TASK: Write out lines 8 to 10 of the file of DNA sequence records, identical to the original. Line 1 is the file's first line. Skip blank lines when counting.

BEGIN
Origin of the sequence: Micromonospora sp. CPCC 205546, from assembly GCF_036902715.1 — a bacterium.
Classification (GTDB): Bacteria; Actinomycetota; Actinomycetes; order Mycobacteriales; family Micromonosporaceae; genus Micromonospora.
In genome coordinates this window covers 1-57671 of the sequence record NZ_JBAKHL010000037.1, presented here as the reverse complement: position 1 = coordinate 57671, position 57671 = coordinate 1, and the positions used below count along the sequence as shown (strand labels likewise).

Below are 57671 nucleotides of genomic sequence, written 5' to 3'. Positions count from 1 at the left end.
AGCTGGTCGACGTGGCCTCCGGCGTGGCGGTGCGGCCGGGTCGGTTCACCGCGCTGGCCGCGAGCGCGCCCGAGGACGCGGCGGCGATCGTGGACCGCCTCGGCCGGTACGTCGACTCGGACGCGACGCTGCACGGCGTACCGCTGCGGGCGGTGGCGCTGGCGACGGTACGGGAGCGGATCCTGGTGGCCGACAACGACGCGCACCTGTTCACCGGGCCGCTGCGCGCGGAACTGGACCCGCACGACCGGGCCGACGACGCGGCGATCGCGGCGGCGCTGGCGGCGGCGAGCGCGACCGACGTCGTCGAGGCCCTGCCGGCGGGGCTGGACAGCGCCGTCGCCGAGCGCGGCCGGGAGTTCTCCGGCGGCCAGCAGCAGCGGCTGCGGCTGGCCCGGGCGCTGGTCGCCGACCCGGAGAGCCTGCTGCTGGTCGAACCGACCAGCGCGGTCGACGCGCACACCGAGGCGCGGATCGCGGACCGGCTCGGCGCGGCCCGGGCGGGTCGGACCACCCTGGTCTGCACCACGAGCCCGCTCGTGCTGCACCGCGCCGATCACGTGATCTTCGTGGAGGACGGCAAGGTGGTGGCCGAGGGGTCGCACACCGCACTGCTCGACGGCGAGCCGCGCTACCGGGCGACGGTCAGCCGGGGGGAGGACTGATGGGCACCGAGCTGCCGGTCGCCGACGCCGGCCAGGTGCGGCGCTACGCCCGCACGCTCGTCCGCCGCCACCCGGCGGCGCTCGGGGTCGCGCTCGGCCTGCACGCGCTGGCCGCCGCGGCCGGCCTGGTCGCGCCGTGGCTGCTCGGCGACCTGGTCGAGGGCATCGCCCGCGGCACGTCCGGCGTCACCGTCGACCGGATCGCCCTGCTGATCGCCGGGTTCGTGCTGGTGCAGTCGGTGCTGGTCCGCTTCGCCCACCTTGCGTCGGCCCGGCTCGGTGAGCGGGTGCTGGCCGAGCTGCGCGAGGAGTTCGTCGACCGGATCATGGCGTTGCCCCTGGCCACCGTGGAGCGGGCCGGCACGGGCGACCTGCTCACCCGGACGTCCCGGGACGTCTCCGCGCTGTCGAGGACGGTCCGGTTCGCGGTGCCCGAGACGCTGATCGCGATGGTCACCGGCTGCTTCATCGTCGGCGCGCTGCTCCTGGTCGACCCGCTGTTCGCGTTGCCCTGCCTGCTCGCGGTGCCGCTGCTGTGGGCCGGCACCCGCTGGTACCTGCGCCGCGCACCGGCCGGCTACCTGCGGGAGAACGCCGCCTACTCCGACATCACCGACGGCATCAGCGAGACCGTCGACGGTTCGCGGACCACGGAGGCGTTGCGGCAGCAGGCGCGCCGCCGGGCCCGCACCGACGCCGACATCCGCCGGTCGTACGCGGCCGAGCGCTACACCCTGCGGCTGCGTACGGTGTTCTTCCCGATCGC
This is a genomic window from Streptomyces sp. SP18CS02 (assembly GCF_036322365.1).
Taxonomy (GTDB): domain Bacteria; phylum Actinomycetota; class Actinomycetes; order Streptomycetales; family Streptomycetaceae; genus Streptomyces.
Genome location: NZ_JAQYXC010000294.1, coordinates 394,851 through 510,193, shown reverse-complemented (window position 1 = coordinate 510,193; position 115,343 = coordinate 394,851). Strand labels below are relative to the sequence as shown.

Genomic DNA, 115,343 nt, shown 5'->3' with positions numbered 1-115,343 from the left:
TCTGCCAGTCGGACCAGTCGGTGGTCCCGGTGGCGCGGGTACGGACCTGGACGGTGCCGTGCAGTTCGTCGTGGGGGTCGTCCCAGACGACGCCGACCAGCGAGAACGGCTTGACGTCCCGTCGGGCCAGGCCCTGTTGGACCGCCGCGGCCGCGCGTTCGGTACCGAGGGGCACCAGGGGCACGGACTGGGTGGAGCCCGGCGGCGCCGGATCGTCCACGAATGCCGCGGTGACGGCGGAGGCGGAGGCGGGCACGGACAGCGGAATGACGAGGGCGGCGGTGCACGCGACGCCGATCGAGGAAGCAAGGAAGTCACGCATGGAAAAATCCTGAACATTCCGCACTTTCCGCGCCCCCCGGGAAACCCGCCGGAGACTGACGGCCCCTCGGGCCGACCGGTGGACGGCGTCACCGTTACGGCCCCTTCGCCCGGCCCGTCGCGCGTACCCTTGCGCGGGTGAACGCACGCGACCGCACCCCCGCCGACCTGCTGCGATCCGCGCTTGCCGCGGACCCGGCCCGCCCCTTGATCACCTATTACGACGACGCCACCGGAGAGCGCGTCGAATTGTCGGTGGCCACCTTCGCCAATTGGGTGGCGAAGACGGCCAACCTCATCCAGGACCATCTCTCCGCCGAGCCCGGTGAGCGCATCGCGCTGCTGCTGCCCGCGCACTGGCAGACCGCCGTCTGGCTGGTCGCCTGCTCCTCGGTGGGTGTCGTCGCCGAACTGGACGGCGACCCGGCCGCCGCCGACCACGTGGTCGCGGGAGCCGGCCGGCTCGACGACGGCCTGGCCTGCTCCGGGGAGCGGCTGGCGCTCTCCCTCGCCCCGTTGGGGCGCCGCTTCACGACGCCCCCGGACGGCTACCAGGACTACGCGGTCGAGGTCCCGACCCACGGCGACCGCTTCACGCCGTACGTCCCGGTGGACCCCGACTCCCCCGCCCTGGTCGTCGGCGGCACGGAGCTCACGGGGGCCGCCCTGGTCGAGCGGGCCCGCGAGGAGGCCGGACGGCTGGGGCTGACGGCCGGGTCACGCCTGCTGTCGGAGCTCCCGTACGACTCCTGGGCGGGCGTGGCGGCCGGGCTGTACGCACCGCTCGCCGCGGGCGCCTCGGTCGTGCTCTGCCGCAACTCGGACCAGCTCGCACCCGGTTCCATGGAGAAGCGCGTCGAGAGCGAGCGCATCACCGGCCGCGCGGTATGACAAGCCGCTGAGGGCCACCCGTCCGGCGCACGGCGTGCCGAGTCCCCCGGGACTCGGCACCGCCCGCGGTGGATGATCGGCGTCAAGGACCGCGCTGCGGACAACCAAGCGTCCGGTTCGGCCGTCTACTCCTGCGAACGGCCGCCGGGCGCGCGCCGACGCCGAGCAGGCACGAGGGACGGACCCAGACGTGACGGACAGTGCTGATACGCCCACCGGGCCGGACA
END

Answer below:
Genome location: NZ_JAQYXC010000294.1, coordinates 394,851 through 510,193, shown reverse-complemented (window position 1 = coordinate 510,193; position 115,343 = coordinate 394,851). Strand labels below are relative to the sequence as shown.

Genomic DNA, 115,343 nt, shown 5'->3' with positions numbered 1-115,343 from the left:
TCTGCCAGTCGGACCAGTCGGTGGTCCCGGTGGCGCGGGTACGGACCTGGACGGTGCCGTGCAGTTCGTCGTGGGGGTCGTCCCAGACGACGCCGACCAGCGAGAACGGCTTGACGTCCCGTCGGGCCAGGCCCTGTTGGACCGCCGCGGCCGCGCGTTCGGTACCGAGGGGCACCAGGGGCACGGACTGGGTGGAGCCCGGCGGCGCCGGATCGTCCACGAATGCCGCGGTGACGGCGGAGGCGGAGGCGGGCACGGACAGCGGAATGACGAGGGCGGCGGTGCACGCGACGCCGATCGAGGAAGCAAGGAAGTCACGCATGGAAAAATCCTGAACATTCCGCACTTTCCGCGCCCCCCGGGAAACCCGCCGGAGACTGACGGCCCCTCGGGCCGACCGGTGGACGGCGTCACCGTTACGGCCCCTTCGCCCGGCCCGTCGCGCGTACCCTTGCGCGGGTGAACGCACGCGACCGCACCCCCGCCGACCTGCTGCGATCCGCGCTTGCCGCGGACCCGGCCCGCCCCTTGATCACCTATTACGACGACGCCACCGGAGAGCGCGTCGAATTGTCGGTGGCCACCTTCGCCAATTGGGTGGCGAAGACGGCCAACCTCATCCAGGACCATCTCTCCGCCGAGCCCGGTGAGCGCATCGCGCTGCTGCTGCCCGCGCACTGGCAGACCGCCGTCTGGCTGGTCGCCTGCTCCTCGGTGGGTGTCGTCGCCGAACTGGACGGCGACCCGGCCGCCGCCGACCACGTGGTCGCGGGAGCCGGCCGGCTCGACGACGGCCTGGCCTGCTCCGGGGAGCGGCTGGCGCTCTCCCTCGCCCCGTTGGGGCGCCGCTTCACGACGCCCCCGGACGGCTACCAGGACTACGCGGTCGAGGTCCCGACCCACGGCGACCGCTTCACGCCGTACGTCCCGGTGGACCCCGACTCCCCCGCCCTGGTCGTCGGCGGCACGGAGCTCACGGGGGCCGCCCTGGTCGAGCGGGCCCGCGAGGAGGCCGGACGGCTGGGGCTGACGGCCGGGTCACGCCTGCTGTCGGAGCTCCCGTACGACTCCTGGGCGGGCGTGGCGGCCGGGCTGTACGCACCGCTCGCCGCGGGCGCCTCGGTCGTGCTCTGCCGCAACTCGGACCAGCTCGCACCCGGTTCCATGGAGAAGCGCGTCGAGAGCGAGCGCATCACCGGCCGCGCGGTATGACAAGCCGCTGAGGGCCACCCGTCCGGCGCACGGCGTGCCGAGTCCCCCGGGACTCGGCACCGCCCGCGGTGGATGATCGGCGTCAAGGACCGCGCTGCGGACAACCAAGCGTCCGGTTCGGCCGTCTACTCCTGCGAACGGCCGCCGGGCGCGCGCCGACGCCGAGCAGGCACGAGGGACGGACCCAGACGTGACGGACAGTGCTGATACGCCCACCGGGCCGGACA